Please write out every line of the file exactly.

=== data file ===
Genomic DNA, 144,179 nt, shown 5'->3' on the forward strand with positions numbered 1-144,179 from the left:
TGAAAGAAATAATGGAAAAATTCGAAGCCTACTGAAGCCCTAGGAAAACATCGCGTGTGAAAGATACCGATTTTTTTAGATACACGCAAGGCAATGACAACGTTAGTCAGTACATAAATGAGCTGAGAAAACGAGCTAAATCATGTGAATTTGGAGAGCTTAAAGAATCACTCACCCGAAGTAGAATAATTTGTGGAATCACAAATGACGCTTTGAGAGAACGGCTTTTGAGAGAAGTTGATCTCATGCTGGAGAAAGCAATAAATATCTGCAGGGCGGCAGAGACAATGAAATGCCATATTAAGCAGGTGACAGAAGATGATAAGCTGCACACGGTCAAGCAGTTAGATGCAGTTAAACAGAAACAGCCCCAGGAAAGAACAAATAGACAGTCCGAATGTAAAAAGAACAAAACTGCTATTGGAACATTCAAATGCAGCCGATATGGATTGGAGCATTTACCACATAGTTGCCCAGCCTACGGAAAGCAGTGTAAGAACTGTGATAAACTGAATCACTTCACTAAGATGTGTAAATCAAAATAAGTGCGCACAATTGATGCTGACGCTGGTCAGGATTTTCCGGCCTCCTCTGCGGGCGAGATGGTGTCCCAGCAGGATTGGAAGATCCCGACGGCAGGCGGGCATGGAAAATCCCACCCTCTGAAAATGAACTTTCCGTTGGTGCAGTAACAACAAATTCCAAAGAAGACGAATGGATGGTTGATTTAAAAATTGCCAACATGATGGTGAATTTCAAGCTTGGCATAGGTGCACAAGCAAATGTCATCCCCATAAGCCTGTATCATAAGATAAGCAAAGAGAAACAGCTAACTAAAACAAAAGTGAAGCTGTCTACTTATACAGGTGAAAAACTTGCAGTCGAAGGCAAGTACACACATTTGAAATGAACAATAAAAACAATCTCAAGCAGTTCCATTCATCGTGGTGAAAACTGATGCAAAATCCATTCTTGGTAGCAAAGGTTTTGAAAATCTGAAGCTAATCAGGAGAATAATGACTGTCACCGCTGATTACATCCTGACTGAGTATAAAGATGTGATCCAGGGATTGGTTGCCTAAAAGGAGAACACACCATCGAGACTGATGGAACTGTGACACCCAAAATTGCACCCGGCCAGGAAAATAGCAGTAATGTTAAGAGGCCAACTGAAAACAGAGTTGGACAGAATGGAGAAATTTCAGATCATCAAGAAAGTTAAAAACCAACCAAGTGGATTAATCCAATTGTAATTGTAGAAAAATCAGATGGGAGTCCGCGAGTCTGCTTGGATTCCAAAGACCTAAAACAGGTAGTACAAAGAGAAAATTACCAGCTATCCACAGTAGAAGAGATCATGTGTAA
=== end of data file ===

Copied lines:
Genomic DNA, 144,179 nt, shown 5'->3' on the forward strand with positions numbered 1-144,179 from the left:
TGAAAGAAATAATGGAAAAATTCGAAGCCTACTGAAGCCCTAGGAAAACATCGCGTGTGAAAGATACCGATTTTTTTAGATACACGCAAGGCAATGACAACGTTAGTCAGTACATAAATGAGCTGAGAAAACGAGCTAAATCATGTGAATTTGGAGAGCTTAAAGAATCACTCACCCGAAGTAGAATAATTTGTGGAATCACAAATGACGCTTTGAGAGAACGGCTTTTGAGAGAAGTTGATCTCATGCTGGAGAAAGCAATAAATATCTGCAGGGCGGCAGAGACAATGAAATGCCATATTAAGCAGGTGACAGAAGATGATAAGCTGCACACGGTCAAGCAGTTAGATGCAGTTAAACAGAAACAGCCCCAGGAAAGAACAAATAGACAGTCCGAATGTAAAAAGAACAAAACTGCTATTGGAACATTCAAATGCAGCCGATATGGATTGGAGCATTTACCACATAGTTGCCCAGCCTACGGAAAGCAGTGTAAGAACTGTGATAAACTGAATCACTTCACTAAGATGTGTAAATCAAAATAAGTGCGCACAATTGATGCTGACGCTGGTCAGGATTTTCCGGCCTCCTCTGCGGGCGAGATGGTGTCCCAGCAGGATTGGAAGATCCCGACGGCAGGCGGGCATGGAAAATCCCACCCTCTGAAAATGAACTTTCCGTTGGTGCAGTAACAACAAATTCCAAAGAAGACGAATGGATGGTTGATTTAAAAATTGCCAACATGATGGTGAATTTCAAGCTTGGCATAGGTGCACAAGCAAATGTCATCCCCATAAGCCTGTATCATAAGATAAGCAAAGAGAAACAGCTAACTAAAACAAAAGTGAAGCTGTCTACTTATACAGGTGAAAAACTTGCAGTCGAAGGCAAGTACACACATTTGAAATGAACAATAAAAACAATCTCAAGCAGTTCCATTCATCGTGGTGAAAACTGATGCAAAATCCATTCTTGGTAGCAAAGGTTTTGAAAATCTGAAGCTAATCAGGAGAATAATGACTGTCACCGCTGATTACATCCTGACTGAGTATAAAGATGTGATCCAGGGATTGGTTGCCTAAAAGGAGAACACACCATCGAGACTGATGGAACTGTGACACCCAAAATTGCACCCGGCCAGGAAAATAGCAGTAATGTTAAGAGGCCAACTGAAAACAGAGTTGGACAGAATGGAGAAATTTCAGATCATCAAGAAAGTTAAAAACCAACCAAGTGGATTAATCCAATTGTAATTGTAGAAAAATCAGATGGGAGTCCGCGAGTCTGCTTGGATTCCAAAGACCTAAAACAGGTAGTACAAAGAGAAAATTACCAGCTATCCACAGTAGAAGAGATCATGTGTAA